Domenico Ghirlandaio

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Domenico Ghirlandaio
Supposed self-portrait, from Adoration of the Magi, 1488
Born 1449
Florence, Italy
Died 11 January 1494(1494-01-11) (aged 45)
Florence, Italy (buried in the church of Santa Maria Novella)
Nationality Italian
Field Painter
Movement Italian Renaissance
Works Paintings in: Church of Ognissanti in Florence, Palazzo Vecchio, Santa Trinita, Tornabuoni Chapel in Florence and Sistine Chapel, Rome

Domenico Ghirlandaio 1449 – 11 January 1494) was an Italian painter. He painted during the Renaissance (about 1400-1600) in Florence. He is considered one of the most important painters of the Renaissance. He became the official portrait artist of the wealthy Florentine public around 1480.

Domenico was the leader of a large painting workshop. His brothers David Ghirlandaio and Benedetto Ghirlandaio and his brother-in-law Sebastiano Mainardi all worked in his workshop. His son Ridolfo Ghirlandaio was also an important painter in Florence.

Michelangelo Buonarroti was his most famous apprentice. He started his apprenticeship as a 13-year-old in Domenico’s workshop.

Biography[change | change source]

"Selfportrait", from the left, David Ghirlandaio, Bastiano or Sebastiano Mainardi and Domenico Ghirlandaio
"Portrait of a Young Woman," by Domenico Ghirlandaio, c. 1485

Early years[change | change source]

Domenico was the eldest of six children. His father was Tommaso Bigordi and his mother Antonia di ser Paolo Paoli. His father was a a goldsmith and his uncle Antonio was a dealer of silks. Domenico had two brothers Davide Ghirlandaio and Benedetto Ghirlandaio. Tommaso had two more children with his second wife. Domenico's half-sister Alessandra (b. 1475) married the painter Bastiano Mainardi in 1494.[1]

Giorgio Vasari, an art historian, reported that Domenico learned first to be a jeweller or a goldsmith. He got his nickname "Il Ghirlandaio" (garland-maker) from his father, a goldsmith who was famous for creating metallic garland-like necklaces for Florentine women. In his father's shop, Domenico made portraits of the passers-by and visitors of the shop. He studied painting in Florence with artists Alesso Baldovinetti and possibly Andrea del Verrocchio. [2]

First works in Florence and Rome[change | change source]

Domenico painted frescoes for the Santa Fina Chapel in the Tuscan Collegiata di San Gimignano in 1475. A fresco is a type of painting where the paint is painted onto wet freshly laid plaster. Ghirlandaio painted the Saint Jerome in His Study and other frescoes in the Church of Ognissanti, Florence, and a life-sized Last Supper in its refectory (dining room), in 1480. From 1481 to 1485, he was working with the Sala dell'Orologio of the Palazzo Vecchio. For this Sala del Giglio he painted (1482), an huge work of art of St. Zenobius.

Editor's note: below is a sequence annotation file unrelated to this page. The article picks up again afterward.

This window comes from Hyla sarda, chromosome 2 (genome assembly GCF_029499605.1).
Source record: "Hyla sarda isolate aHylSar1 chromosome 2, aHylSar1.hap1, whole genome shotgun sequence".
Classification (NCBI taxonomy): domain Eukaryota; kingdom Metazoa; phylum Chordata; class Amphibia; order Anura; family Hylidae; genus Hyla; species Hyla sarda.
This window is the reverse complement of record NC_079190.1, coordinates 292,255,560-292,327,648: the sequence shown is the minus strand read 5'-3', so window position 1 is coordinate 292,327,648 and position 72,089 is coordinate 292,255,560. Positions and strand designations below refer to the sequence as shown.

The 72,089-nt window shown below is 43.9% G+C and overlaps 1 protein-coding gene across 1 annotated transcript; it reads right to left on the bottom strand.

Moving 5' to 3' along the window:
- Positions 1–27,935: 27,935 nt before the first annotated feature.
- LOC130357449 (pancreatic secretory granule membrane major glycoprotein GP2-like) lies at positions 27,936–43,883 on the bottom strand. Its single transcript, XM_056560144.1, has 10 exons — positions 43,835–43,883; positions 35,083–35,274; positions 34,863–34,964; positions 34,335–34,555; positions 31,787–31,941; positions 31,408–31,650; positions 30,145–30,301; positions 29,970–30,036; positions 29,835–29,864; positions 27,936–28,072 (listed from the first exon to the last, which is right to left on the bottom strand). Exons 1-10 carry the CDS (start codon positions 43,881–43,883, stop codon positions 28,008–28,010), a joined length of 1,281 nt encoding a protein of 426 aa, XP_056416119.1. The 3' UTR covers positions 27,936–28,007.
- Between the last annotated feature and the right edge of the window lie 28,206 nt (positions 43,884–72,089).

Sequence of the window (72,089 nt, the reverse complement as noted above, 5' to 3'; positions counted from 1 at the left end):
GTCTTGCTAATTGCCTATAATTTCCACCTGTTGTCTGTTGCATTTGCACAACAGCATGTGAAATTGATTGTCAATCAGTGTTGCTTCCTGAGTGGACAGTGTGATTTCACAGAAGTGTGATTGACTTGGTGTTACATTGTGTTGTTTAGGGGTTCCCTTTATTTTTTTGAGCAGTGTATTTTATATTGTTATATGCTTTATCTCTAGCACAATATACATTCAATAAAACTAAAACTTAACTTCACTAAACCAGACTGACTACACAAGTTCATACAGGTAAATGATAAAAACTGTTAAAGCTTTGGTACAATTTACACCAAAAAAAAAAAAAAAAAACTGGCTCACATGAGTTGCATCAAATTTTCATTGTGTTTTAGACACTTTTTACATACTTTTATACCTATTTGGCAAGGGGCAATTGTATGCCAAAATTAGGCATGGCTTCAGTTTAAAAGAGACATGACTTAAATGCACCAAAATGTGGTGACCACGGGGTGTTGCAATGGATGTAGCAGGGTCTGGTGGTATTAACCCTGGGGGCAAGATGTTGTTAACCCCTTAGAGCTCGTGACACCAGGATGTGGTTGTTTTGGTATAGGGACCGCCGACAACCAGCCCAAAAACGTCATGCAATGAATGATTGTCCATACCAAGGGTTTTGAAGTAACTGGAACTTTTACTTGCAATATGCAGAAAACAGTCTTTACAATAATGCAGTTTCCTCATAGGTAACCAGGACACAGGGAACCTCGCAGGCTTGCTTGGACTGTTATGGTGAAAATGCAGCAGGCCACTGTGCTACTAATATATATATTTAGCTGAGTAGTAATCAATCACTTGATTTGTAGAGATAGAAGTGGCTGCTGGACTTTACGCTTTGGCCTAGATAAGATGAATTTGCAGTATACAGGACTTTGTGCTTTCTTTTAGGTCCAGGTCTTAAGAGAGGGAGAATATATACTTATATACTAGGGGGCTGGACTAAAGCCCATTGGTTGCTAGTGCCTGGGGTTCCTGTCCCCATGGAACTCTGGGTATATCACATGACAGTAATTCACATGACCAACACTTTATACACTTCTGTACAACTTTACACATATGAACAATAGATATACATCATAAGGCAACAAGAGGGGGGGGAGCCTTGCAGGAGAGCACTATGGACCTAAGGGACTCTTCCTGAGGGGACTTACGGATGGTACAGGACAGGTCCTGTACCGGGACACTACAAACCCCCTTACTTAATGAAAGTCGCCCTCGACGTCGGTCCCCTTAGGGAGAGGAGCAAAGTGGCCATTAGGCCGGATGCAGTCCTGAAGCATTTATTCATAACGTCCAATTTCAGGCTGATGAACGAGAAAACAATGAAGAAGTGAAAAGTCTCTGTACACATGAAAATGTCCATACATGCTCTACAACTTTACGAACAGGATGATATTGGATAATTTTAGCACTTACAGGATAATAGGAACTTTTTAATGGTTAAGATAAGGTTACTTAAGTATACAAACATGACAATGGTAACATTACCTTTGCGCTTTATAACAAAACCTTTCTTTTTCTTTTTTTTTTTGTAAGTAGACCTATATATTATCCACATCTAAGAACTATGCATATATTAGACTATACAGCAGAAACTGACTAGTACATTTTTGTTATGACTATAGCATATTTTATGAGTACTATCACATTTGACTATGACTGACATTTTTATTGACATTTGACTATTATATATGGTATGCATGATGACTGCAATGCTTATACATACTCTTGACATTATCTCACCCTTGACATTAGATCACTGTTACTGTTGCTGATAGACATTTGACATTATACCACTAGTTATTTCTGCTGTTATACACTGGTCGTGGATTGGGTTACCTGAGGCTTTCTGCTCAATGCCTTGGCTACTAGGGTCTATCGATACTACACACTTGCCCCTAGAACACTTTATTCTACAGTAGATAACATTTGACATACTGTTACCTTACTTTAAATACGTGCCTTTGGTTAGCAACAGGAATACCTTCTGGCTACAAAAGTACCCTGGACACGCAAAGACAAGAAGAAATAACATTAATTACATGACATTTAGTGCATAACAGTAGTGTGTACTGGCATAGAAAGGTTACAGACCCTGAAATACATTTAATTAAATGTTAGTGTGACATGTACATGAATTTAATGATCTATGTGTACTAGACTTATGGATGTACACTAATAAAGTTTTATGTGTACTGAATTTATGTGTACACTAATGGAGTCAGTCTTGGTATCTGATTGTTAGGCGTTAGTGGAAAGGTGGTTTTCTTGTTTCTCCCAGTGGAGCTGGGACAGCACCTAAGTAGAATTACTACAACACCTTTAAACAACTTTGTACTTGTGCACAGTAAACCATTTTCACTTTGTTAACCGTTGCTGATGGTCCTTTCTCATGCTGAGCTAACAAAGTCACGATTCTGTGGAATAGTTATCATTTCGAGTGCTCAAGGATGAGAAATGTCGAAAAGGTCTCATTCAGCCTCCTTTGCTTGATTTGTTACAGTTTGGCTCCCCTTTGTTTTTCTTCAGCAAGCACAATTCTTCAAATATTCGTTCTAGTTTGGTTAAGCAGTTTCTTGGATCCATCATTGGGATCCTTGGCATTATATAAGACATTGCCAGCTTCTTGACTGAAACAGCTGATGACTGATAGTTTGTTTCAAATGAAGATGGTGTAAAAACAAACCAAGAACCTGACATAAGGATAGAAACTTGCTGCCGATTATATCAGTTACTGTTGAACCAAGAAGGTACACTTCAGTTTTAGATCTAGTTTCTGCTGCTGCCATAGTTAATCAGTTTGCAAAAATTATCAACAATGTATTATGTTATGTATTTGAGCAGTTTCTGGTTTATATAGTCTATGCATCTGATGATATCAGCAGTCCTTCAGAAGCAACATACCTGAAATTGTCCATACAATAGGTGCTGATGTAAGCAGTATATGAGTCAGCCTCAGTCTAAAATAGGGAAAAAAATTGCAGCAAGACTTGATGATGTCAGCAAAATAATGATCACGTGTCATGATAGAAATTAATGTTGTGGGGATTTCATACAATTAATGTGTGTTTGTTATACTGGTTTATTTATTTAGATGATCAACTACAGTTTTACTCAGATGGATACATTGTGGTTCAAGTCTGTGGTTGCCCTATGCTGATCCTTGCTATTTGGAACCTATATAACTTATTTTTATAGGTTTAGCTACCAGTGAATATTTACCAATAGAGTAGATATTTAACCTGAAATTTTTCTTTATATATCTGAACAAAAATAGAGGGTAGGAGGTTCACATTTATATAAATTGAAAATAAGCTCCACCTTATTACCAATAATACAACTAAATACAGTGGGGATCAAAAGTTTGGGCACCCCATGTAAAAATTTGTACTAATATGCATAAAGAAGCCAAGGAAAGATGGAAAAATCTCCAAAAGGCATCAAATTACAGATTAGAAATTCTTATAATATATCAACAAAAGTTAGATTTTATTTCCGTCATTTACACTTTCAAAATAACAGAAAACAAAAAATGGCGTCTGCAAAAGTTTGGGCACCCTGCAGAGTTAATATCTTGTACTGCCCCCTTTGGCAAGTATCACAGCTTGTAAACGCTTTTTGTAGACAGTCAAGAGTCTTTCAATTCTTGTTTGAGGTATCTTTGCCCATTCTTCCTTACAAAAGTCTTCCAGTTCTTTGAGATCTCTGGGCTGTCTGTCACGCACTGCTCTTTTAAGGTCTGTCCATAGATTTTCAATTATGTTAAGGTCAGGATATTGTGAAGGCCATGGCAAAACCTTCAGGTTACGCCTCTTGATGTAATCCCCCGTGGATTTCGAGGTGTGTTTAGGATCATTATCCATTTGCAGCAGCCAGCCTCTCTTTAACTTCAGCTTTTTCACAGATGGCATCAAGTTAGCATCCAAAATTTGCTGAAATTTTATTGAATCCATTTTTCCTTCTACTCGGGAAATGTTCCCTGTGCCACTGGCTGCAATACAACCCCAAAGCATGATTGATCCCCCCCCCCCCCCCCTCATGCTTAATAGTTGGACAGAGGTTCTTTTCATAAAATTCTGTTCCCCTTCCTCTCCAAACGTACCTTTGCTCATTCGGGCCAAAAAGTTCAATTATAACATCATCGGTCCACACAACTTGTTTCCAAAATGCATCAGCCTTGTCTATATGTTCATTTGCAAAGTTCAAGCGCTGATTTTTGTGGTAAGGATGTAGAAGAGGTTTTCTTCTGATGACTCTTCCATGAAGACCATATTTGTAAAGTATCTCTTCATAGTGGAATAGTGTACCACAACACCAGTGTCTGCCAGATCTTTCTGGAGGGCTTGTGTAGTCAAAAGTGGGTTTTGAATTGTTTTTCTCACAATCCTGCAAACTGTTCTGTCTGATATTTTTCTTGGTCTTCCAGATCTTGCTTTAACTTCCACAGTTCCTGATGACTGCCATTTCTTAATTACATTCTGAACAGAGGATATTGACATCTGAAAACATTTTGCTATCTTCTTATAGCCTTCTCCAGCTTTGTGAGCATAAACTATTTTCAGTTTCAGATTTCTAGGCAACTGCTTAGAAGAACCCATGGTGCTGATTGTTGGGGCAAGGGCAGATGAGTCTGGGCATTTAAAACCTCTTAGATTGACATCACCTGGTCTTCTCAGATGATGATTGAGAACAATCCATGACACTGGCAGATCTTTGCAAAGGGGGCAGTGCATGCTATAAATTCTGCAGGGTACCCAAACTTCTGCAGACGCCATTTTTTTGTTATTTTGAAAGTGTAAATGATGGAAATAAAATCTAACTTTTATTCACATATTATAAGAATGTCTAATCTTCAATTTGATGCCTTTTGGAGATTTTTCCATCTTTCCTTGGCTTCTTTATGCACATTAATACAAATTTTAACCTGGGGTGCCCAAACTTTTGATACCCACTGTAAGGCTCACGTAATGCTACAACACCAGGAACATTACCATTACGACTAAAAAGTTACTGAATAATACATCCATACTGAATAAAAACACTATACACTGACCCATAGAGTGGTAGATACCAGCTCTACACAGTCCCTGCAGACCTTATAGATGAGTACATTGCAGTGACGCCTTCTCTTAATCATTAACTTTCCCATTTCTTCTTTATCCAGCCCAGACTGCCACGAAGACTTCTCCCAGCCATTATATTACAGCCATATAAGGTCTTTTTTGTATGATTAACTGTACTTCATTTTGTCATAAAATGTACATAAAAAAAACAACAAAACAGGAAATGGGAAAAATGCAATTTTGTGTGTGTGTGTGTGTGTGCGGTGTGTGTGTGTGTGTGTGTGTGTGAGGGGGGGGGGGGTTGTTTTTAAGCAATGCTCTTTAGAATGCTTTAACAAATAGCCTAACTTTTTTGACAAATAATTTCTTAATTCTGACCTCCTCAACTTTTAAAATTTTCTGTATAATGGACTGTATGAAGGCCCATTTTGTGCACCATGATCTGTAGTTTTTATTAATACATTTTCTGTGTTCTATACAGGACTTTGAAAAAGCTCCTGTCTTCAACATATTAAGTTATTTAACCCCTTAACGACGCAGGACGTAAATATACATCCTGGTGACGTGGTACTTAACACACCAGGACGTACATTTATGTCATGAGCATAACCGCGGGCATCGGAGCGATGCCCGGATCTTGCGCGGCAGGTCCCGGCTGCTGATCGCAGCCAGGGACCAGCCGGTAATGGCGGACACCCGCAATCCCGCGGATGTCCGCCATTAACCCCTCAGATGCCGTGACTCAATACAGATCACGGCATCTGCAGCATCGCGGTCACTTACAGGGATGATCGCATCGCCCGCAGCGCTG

In 1483, Ghirlandaio was asked to go to Rome by Pope Sixtus IV to paint a wall fresco in the Sistine Chapel, called Christ calling Peter and Andrew to their Apostleship. He was also painting the Crossing of the Red Sea] in the Sistine Chapel, possibly with Cosimo Rosselli. He also painted other works in Rome, but these have been lost. His future brother-in-law, Sebastiano Mainardi, was helping him to paint these in Rome and also helped him with the frescoes at San Gimignano.

Early works[change | change source]

Back to Florence[change | change source]

Domenico Ghirlandaio came back to Florence in 1485, where he painted several big paintings at the Cappella Sassetti for a rich donor and banker Francesco Sassetti, the powerful manager of the branch of the Medici bank in Genoa, a position later filled by Giovanni Tornabuoni, Ghirlandaio's future patron.

In the chapel, Ghirlandaio painted six scenes from the life of Francis of Assisi, including Saint Francis obtaining from Pope Honorius the Approval of the Rules of His Order.

The first work is a portrait of Lorenzo de' Medici, and the third is a self-portrait. He also included this in one of his pictures in the Santa Maria Novella as well as in the Adoration of the Magi in the Florence. The altarpiece from the Sassetti chapel, with the Adoration of the Shepherds, is now in the Florentine Accademia.

After these paintings, Ghirlandaio was asked to repaint the frescoes in the choir of the Santa Maria Novella church, paid for by the Tornabuoni and Tornaquinci families. The Tornabuoni Chapel frescoes were painted by Ghirlandaio along the three walls. The main subjects are the lives of the Madonna and St. John the Baptist. These works include many portraits, a genre in which Ghirlandaio was very skilled.

Works[change | change source]

Other pages[change | change source]

References[change | change source]

  1. Jean K. Cadogan, Domenico Ghirlandaio: Artist and artisan, Yale University Press, 2000, pp. 14-15, 20.
  2. Passavant, Gunter: Verrochio Sculptures Paintings & Drawings (Phaidon. London.1969) p.45

Other websites[change | change source]